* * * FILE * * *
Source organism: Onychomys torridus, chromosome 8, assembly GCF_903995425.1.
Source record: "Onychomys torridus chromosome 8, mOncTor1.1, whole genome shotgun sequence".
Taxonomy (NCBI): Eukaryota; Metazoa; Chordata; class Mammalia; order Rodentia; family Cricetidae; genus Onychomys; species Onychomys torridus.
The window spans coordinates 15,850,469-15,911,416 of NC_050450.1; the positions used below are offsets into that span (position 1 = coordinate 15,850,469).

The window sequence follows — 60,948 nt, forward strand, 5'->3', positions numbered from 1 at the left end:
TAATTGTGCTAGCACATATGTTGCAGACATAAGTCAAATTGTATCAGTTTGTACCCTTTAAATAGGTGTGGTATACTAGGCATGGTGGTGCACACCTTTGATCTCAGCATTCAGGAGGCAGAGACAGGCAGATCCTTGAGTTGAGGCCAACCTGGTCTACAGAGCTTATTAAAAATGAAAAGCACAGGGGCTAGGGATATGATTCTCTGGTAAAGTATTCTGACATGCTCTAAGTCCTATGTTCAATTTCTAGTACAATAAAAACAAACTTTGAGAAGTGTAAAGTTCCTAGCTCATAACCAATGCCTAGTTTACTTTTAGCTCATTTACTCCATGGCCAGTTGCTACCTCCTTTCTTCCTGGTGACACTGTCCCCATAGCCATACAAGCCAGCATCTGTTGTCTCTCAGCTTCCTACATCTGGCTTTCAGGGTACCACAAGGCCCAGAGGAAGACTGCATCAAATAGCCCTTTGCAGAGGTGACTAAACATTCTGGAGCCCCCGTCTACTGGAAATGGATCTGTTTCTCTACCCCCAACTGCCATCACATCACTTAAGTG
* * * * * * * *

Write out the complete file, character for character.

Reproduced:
Source organism: Onychomys torridus, chromosome 8, assembly GCF_903995425.1.
Source record: "Onychomys torridus chromosome 8, mOncTor1.1, whole genome shotgun sequence".
Taxonomy (NCBI): Eukaryota; Metazoa; Chordata; class Mammalia; order Rodentia; family Cricetidae; genus Onychomys; species Onychomys torridus.
The window spans coordinates 15,850,469-15,911,416 of NC_050450.1; the positions used below are offsets into that span (position 1 = coordinate 15,850,469).

The window sequence follows — 60,948 nt, forward strand, 5'->3', positions numbered from 1 at the left end:
TAATTGTGCTAGCACATATGTTGCAGACATAAGTCAAATTGTATCAGTTTGTACCCTTTAAATAGGTGTGGTATACTAGGCATGGTGGTGCACACCTTTGATCTCAGCATTCAGGAGGCAGAGACAGGCAGATCCTTGAGTTGAGGCCAACCTGGTCTACAGAGCTTATTAAAAATGAAAAGCACAGGGGCTAGGGATATGATTCTCTGGTAAAGTATTCTGACATGCTCTAAGTCCTATGTTCAATTTCTAGTACAATAAAAACAAACTTTGAGAAGTGTAAAGTTCCTAGCTCATAACCAATGCCTAGTTTACTTTTAGCTCATTTACTCCATGGCCAGTTGCTACCTCCTTTCTTCCTGGTGACACTGTCCCCATAGCCATACAAGCCAGCATCTGTTGTCTCTCAGCTTCCTACATCTGGCTTTCAGGGTACCACAAGGCCCAGAGGAAGACTGCATCAAATAGCCCTTTGCAGAGGTGACTAAACATTCTGGAGCCCCCGTCTACTGGAAATGGATCTGTTTCTCTACCCCCAACTGCCATCACATCACTTAAGTG